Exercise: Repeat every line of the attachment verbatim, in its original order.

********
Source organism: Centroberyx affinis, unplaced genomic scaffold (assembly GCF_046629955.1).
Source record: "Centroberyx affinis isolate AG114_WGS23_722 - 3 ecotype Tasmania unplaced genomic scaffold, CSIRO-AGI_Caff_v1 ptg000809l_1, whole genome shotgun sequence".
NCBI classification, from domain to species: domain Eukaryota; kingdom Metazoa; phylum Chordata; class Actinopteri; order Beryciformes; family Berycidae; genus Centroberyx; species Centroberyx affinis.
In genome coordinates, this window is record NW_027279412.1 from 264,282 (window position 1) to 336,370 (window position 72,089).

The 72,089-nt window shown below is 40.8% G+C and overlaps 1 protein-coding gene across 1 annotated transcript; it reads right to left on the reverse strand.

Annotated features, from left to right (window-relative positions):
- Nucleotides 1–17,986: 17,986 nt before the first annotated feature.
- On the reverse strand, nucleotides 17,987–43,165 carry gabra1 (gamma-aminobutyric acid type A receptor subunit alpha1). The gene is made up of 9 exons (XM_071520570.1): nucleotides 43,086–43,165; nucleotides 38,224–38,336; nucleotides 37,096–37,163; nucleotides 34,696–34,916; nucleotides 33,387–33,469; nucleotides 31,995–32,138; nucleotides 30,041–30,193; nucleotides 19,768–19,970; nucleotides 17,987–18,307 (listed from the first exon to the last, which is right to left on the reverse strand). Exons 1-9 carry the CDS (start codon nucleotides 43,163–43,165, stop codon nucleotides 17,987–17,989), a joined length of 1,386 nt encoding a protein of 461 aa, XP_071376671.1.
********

Source organism: Centroberyx affinis, unplaced genomic scaffold (assembly GCF_046629955.1).
Source record: "Centroberyx affinis isolate AG114_WGS23_722 - 3 ecotype Tasmania unplaced genomic scaffold, CSIRO-AGI_Caff_v1 ptg000809l_1, whole genome shotgun sequence".
NCBI classification, from domain to species: domain Eukaryota; kingdom Metazoa; phylum Chordata; class Actinopteri; order Beryciformes; family Berycidae; genus Centroberyx; species Centroberyx affinis.
In genome coordinates, this window is record NW_027279412.1 from 264,282 (window position 1) to 336,370 (window position 72,089).

The 72,089-nt window shown below is 40.8% G+C and overlaps 1 protein-coding gene across 1 annotated transcript; it reads right to left on the reverse strand.

Annotated features, from left to right (window-relative positions):
- Nucleotides 1–17,986: 17,986 nt before the first annotated feature.
- On the reverse strand, nucleotides 17,987–43,165 carry gabra1 (gamma-aminobutyric acid type A receptor subunit alpha1). The gene is made up of 9 exons (XM_071520570.1): nucleotides 43,086–43,165; nucleotides 38,224–38,336; nucleotides 37,096–37,163; nucleotides 34,696–34,916; nucleotides 33,387–33,469; nucleotides 31,995–32,138; nucleotides 30,041–30,193; nucleotides 19,768–19,970; nucleotides 17,987–18,307 (listed from the first exon to the last, which is right to left on the reverse strand). Exons 1-9 carry the CDS (start codon nucleotides 43,163–43,165, stop codon nucleotides 17,987–17,989), a joined length of 1,386 nt encoding a protein of 461 aa, XP_071376671.1.